Change Is Good (Practice)

In the blog Business Evolutionist, Jon Strande wrote recently about the possible benefits of changing your work habits. Starting with the premise that "it takes the average person more than 15 days to adapt to a change as simple as moving a garbage can from the right side of their desk to the left side," he cites a book that considers the changes in brain structure that can be brought on by learning how to play the piano.

But his questions are even more interesting -- and useful. He asks: How often do you change your routine? How often do you take a different route to work? Read a book outside of your domain of expertise? How do you maintain your "evolvability"? Individually or Organizationally?

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3 Comments

  • fouroboros

    Couldn't agree more, Jon.

    AC, the answers are fundamental. And outlook, not energy is the key. This is not new news....

    Hamlet, CEO: "There is nothing either good or bad, but thinking makes it so."

    The squishier among us might say "Follow your bliss." The more ambitious cowboys I hang out with say: "Change? It's better to beg forgiveness than ask permission."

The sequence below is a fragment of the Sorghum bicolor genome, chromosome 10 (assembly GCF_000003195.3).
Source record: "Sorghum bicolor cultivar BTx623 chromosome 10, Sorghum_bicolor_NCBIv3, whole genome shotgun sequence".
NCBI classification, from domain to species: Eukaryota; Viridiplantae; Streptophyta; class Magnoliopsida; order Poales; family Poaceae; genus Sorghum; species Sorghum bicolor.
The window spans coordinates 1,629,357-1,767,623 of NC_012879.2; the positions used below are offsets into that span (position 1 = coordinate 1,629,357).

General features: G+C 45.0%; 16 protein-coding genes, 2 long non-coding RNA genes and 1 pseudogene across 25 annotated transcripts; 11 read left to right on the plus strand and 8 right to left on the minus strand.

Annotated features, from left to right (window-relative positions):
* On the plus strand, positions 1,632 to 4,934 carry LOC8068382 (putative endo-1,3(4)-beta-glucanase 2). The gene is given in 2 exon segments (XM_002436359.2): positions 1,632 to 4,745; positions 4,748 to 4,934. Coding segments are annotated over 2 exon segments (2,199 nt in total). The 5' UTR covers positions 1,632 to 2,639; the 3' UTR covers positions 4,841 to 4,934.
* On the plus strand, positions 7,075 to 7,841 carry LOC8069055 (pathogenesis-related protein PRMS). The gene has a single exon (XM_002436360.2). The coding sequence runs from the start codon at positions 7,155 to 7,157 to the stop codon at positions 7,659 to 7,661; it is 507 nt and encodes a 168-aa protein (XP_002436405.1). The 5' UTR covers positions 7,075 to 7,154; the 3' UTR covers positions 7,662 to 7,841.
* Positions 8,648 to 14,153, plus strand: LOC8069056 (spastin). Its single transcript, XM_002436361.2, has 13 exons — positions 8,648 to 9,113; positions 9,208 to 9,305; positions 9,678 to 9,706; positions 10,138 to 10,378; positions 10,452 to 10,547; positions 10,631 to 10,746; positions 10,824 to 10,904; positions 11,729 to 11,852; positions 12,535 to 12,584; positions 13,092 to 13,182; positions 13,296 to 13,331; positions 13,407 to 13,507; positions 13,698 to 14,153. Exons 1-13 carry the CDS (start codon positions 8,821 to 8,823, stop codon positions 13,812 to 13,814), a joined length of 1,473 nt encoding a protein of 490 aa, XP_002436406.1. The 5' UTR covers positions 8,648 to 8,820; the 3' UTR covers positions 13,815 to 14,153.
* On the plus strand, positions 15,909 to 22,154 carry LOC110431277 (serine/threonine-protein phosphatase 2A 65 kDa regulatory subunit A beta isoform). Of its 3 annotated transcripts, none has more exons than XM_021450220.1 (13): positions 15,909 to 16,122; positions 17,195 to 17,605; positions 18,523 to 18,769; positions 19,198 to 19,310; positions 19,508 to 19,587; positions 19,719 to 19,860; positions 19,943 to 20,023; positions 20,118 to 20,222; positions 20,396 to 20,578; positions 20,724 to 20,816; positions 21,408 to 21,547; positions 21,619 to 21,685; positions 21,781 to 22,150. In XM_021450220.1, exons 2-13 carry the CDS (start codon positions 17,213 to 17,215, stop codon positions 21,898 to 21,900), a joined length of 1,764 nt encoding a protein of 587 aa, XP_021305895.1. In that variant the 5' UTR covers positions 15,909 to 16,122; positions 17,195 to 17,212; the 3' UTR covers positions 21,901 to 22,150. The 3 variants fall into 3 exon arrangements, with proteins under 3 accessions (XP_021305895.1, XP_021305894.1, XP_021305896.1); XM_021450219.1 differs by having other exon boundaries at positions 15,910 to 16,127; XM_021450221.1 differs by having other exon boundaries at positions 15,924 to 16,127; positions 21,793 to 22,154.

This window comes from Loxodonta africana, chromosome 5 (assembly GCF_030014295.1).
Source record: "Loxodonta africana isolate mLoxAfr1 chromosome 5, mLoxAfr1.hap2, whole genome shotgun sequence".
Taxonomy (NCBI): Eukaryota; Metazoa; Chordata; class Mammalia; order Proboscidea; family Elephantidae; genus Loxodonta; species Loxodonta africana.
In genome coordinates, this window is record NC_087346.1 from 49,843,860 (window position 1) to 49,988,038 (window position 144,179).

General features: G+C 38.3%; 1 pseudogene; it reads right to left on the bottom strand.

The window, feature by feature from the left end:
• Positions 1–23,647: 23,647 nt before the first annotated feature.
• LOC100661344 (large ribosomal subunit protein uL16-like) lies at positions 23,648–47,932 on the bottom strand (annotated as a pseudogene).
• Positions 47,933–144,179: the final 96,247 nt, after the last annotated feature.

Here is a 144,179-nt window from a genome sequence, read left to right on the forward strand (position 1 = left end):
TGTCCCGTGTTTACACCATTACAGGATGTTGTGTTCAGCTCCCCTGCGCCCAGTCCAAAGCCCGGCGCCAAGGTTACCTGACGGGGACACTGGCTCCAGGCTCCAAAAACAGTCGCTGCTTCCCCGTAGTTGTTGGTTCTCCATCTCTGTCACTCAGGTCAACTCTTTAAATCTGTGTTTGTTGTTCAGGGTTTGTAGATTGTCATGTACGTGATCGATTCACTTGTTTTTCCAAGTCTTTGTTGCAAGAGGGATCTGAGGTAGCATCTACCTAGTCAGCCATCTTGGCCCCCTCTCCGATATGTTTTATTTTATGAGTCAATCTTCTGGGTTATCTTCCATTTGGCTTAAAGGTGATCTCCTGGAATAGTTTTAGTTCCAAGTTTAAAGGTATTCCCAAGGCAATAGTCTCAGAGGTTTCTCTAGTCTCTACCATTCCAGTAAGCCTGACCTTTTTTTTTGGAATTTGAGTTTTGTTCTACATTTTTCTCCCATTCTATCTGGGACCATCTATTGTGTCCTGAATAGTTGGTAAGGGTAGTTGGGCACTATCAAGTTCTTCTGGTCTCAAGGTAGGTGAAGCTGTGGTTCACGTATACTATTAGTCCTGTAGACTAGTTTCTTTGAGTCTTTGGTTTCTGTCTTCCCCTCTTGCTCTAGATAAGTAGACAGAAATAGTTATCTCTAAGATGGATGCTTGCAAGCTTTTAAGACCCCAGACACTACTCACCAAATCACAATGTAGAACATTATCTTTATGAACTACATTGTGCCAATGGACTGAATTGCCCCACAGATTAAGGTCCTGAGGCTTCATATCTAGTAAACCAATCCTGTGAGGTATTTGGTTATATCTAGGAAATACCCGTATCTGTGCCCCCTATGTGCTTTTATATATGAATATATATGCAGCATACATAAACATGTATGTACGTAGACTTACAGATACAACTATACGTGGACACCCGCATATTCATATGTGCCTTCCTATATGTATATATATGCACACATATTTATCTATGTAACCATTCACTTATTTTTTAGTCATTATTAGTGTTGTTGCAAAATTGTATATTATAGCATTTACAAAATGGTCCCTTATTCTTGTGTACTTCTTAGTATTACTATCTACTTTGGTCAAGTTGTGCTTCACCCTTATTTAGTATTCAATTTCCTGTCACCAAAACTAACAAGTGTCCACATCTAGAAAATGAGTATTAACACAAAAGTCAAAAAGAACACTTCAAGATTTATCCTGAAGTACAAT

Make your own 5-point plan and do it. Does wonders for the ego and the resume, and your energy level too.

    ----
    heath - any chance of getting your spam script to fix the *ysite.com thing?

  • Jon Strande

    AC - why are you overworked? What do you do? I'm not sure that it takes energy to change our habits. Breaking out of a routine can start with something as simple as moving your desk, parking someplace different, taking the stairs instead of the elevator, invite a co-worker out to lunch in a domain that you're unfamiliar with, etc. Lots of little changes can add up to big change when you get in the habit of altering your routine.

    Now, the reason that I ask why you're overworked, and this is somewhat of an academic view, is that often times the routine we follow is more like a prison - we assume we have to follow a certain schedule or do certain things... because that is the way it has always been done.

    If you find yourself preparing endless spreadsheets, reports, going to meetings... I think you can change all that. I think you can overcome this inertia by questioning all the work that you do and conclude whether or not the work really has meaning. If it has to be done, and not just because the "boss" expects your 4th quarter sales numbers by Close of Business Friday... then it becomes a lot easier to think about AND CHANGE the work you do.

  • AC

    One needs energy to overcome the inertia to accomplish a change. Most of us are too overworked these days to have this sort of energy. Unless, of course, there is a stimulation of some sort...